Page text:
Sunday, September 7, 2008

Signal Routing for High Speed Signals

An important part of ensuring signal integrity is in the physical routing of signal traces. The PCB designer is often under pressure, not only to shrink designs but also to maintain signal integrity. Finding the balance is a matter of knowing where problems can occur and how far the envelope can be pushed before the system fails.

High-speed currents cannot cope with discontinuities in the signal trace. Among the most common and problematic discontinuity is the right-angled corner as shown below picture A. Whilst right-angled corners work without problem at low-frequencies, at high-speeds they radiate. Instead, right-angles can be replaced by a mitered 90º corner (Picture B), or by two spaced 45º corners (Picture C).

Corners tighter than 90º should not even be considered for high-speed signals.

Another common problem is stub traces. Unless there is a specific reason for using them, all stubs should be eliminated from the board. The problem is that at high frequencies, stubs can radiate as well as creating a host of impedance problems for signal traces.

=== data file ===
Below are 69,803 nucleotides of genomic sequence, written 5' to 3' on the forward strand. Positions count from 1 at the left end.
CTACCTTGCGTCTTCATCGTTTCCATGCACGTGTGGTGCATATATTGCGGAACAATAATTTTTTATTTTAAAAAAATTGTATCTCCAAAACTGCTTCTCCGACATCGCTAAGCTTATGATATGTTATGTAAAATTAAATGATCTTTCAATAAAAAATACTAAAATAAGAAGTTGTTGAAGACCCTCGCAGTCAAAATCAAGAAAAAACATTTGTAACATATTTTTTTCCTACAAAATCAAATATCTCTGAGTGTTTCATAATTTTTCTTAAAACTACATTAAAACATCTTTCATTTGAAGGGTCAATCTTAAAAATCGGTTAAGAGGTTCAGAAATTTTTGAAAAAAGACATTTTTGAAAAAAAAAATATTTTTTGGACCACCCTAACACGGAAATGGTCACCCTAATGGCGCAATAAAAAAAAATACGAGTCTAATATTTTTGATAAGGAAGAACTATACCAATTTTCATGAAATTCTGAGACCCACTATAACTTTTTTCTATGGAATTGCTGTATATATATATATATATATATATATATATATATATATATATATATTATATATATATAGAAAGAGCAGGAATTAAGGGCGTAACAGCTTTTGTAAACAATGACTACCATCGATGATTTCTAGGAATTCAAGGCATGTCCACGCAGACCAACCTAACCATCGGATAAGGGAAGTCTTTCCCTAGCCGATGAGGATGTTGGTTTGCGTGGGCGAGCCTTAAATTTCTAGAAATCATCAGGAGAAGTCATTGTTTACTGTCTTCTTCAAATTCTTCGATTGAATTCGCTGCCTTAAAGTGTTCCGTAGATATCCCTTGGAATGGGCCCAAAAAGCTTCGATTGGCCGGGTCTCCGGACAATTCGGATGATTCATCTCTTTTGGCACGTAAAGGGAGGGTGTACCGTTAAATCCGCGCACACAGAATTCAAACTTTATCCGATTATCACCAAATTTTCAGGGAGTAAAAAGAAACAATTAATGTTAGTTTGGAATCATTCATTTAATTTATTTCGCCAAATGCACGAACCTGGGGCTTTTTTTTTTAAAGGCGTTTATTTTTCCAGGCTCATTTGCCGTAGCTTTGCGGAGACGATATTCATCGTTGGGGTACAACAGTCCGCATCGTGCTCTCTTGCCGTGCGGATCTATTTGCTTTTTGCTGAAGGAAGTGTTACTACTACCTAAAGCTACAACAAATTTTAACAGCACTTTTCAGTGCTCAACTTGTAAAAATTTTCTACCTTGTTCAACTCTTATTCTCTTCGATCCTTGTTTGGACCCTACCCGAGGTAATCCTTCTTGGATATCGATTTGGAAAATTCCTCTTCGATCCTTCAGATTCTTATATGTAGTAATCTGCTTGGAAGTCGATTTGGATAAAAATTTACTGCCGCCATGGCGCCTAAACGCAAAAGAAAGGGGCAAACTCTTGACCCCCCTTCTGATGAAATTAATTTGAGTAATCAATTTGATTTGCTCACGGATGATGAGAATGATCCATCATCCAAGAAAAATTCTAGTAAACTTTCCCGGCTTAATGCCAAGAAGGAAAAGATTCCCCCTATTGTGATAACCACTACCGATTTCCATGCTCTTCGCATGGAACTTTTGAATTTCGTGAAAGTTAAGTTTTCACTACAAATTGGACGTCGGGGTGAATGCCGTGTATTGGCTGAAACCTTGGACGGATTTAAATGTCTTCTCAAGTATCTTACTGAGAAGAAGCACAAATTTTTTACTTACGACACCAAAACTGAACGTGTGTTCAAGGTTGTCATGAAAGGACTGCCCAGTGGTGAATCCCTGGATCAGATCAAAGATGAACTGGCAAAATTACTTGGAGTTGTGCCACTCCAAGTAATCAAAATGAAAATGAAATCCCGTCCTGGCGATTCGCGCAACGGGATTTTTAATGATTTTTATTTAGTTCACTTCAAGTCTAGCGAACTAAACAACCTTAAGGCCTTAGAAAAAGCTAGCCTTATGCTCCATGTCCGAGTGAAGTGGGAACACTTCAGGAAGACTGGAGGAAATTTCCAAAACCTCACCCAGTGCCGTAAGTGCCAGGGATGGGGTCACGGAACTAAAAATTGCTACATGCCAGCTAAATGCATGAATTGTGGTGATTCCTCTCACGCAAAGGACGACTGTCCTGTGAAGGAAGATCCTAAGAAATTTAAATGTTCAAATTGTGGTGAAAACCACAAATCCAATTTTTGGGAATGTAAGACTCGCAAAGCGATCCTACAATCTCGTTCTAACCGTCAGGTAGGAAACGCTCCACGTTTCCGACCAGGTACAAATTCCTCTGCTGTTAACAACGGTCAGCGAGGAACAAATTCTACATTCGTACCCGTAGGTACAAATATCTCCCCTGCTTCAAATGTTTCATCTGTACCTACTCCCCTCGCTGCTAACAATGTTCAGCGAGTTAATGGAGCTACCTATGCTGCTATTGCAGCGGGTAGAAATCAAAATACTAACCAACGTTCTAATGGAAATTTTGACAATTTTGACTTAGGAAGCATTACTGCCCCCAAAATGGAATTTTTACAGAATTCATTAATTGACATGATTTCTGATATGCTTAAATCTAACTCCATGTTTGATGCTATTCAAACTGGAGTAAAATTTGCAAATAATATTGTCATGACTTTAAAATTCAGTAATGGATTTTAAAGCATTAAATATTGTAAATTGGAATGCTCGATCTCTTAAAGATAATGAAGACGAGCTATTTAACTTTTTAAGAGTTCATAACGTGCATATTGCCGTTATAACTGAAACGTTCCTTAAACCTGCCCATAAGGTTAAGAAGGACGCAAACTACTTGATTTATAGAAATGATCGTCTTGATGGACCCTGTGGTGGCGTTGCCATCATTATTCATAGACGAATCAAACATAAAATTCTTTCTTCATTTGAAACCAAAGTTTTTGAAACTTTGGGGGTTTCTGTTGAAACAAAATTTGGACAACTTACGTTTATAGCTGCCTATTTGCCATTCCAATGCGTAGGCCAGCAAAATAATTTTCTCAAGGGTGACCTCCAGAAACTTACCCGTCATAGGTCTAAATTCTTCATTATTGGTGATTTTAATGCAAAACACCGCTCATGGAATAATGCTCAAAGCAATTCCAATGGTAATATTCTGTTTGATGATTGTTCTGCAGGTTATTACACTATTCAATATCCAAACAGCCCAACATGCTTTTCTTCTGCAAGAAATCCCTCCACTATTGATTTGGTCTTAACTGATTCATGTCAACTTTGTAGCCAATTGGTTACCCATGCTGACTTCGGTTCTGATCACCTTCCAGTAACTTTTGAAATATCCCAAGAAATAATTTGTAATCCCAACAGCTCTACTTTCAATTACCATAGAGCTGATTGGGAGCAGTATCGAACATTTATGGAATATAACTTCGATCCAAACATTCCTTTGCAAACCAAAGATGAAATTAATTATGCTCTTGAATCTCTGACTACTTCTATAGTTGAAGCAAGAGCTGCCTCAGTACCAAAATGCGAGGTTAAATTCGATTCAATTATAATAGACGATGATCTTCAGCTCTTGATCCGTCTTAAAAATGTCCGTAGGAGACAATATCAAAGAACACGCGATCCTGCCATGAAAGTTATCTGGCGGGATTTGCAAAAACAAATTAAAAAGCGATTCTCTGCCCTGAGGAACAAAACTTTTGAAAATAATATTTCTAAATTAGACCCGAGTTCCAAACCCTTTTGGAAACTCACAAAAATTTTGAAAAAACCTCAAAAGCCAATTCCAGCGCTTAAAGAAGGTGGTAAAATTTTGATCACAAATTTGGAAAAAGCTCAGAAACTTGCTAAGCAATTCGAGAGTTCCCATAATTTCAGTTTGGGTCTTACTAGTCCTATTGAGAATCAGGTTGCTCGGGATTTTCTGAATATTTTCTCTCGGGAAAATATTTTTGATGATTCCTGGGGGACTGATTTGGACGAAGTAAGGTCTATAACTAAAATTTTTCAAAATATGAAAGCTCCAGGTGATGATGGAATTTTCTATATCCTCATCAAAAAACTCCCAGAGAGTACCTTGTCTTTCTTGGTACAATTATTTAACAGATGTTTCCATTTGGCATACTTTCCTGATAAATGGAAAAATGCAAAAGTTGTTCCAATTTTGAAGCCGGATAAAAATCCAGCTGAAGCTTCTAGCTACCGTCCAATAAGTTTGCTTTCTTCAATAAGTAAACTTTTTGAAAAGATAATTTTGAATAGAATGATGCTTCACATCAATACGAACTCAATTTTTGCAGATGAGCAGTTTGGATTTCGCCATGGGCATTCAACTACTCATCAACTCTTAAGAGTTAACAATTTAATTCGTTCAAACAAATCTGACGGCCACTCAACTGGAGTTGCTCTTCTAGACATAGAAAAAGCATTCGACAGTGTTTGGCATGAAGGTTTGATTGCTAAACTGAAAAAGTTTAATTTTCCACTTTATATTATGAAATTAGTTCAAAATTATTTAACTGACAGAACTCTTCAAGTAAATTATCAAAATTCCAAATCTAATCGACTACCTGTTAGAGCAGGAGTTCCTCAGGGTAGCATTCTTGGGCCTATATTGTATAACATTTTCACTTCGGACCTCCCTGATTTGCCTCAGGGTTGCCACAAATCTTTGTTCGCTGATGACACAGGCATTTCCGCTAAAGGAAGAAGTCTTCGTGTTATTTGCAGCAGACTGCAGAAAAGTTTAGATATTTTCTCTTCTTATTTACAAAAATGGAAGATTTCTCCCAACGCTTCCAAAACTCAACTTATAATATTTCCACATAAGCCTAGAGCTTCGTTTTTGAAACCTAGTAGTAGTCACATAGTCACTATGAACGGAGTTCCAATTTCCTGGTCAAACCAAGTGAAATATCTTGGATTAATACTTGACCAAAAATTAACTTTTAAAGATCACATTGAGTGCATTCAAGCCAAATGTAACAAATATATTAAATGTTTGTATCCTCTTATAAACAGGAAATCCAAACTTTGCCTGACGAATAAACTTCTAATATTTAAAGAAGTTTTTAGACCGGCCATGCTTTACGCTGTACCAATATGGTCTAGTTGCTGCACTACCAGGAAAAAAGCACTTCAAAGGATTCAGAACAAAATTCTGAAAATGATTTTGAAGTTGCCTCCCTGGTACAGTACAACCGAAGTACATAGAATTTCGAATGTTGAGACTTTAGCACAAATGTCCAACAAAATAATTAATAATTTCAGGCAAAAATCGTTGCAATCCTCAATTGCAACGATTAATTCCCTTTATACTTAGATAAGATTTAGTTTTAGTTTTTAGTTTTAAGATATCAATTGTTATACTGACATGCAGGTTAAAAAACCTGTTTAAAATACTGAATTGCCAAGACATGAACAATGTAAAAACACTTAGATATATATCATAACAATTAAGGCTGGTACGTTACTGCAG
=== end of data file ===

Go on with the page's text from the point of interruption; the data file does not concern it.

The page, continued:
Yet another key area in high-speed design is the routing of differential pairs. Differential pairs operate by driving two signal traces in a complementary fashion. Differential pairs offer excellent immunity to noise and improved S/N ratio. However there are two constraints in realising these advantages:

  1. The two traces must be routed adjacent to each other; and
  2. The two traces must be matched in length.

Problems rise when a pair has to be routed around a bend as shown in below.

The problem is to route a differential pair between two components that aren’t aligned. The solution in Picture A is flawed because the track on the outside is clearly longer than the track on the inside. The correct solution is shown in Picture B. Here a left-hand turn is followed by a right-hand turn so both tracks are forced to be equal length. This illustrates a general rule in routing differential pairs: follow each bend by another in the opposite direction.

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